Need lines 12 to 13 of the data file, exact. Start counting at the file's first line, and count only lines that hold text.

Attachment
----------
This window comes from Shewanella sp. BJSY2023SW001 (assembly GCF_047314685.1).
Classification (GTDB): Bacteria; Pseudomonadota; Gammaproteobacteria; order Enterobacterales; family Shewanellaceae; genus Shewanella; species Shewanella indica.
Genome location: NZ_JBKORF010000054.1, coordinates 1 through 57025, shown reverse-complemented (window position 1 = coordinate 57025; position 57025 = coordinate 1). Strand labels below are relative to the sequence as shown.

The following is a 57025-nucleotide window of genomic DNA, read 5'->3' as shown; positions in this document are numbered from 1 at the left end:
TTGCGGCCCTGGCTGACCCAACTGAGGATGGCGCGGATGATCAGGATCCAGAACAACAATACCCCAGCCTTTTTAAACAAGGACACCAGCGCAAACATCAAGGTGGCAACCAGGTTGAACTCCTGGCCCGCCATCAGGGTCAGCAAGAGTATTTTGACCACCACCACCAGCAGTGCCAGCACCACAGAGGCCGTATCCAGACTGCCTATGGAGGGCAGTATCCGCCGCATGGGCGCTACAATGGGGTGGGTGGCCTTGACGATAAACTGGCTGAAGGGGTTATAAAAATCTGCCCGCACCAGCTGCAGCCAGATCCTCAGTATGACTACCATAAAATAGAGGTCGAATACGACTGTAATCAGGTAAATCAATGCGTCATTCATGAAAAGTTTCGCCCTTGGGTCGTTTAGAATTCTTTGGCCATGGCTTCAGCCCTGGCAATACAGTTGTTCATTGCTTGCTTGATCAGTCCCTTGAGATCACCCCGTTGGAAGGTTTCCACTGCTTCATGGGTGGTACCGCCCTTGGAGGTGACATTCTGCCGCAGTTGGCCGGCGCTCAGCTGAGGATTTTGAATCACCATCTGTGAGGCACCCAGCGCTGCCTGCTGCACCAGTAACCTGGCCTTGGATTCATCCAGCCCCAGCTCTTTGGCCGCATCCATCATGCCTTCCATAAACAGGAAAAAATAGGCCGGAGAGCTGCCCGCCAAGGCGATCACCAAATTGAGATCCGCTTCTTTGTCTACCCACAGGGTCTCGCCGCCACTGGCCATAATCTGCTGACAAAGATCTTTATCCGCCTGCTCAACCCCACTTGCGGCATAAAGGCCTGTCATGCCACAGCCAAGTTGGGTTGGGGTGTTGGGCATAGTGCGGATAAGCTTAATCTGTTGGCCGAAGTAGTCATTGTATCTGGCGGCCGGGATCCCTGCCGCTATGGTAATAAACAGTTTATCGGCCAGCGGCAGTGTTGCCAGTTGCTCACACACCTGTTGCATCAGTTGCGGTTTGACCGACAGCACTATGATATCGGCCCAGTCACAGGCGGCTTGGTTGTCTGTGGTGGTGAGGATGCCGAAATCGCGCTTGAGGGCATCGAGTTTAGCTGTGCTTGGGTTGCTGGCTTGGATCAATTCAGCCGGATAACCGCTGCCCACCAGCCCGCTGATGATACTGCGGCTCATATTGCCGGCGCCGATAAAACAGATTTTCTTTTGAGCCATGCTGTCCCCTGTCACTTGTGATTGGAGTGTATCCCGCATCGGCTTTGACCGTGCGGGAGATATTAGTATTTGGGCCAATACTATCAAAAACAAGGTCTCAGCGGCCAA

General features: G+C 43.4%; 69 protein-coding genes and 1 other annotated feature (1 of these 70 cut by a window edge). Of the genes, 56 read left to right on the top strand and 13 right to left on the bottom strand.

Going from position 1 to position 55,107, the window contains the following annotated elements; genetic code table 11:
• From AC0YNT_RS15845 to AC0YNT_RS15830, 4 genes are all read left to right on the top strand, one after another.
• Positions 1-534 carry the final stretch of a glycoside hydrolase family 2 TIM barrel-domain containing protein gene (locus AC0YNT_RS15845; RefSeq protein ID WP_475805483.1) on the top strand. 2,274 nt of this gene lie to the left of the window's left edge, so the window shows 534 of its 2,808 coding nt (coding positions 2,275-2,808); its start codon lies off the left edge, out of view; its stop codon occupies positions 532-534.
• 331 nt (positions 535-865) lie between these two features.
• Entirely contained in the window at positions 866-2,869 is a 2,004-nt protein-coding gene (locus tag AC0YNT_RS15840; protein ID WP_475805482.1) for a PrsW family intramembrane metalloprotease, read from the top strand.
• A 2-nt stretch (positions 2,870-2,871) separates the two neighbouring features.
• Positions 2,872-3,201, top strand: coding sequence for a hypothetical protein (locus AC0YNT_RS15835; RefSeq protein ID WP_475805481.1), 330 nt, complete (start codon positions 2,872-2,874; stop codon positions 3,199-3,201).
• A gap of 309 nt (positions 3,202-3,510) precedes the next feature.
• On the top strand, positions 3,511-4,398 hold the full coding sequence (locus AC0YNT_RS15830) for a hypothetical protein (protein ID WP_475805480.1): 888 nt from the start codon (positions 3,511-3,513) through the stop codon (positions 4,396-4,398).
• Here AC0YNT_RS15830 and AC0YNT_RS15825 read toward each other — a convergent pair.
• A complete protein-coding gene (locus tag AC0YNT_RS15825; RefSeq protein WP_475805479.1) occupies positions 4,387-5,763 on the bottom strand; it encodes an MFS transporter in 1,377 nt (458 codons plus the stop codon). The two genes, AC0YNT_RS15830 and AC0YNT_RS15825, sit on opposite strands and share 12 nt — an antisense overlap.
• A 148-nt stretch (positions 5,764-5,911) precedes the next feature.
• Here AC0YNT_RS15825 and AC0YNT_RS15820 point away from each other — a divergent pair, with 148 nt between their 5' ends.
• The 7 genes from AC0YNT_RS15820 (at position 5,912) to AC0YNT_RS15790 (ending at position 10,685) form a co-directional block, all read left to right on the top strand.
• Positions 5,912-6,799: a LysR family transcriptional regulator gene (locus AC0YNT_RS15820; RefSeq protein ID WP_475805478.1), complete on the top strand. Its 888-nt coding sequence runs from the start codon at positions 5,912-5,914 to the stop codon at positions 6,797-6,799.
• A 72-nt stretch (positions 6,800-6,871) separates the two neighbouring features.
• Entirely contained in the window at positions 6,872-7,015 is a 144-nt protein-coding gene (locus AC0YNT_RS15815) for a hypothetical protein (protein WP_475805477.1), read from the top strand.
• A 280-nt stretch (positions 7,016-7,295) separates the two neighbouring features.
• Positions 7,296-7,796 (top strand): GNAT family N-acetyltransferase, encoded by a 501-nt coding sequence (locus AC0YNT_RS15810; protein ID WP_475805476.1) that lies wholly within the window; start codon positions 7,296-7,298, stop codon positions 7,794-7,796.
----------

• A 2-nt stretch (positions 2,870-2,871) separates the two neighbouring features.
• Positions 2,872-3,201, top strand: coding sequence for a hypothetical protein (locus AC0YNT_RS15835; RefSeq protein ID WP_475805481.1), 330 nt, complete (start codon positions 2,872-2,874; stop codon positions 3,199-3,201).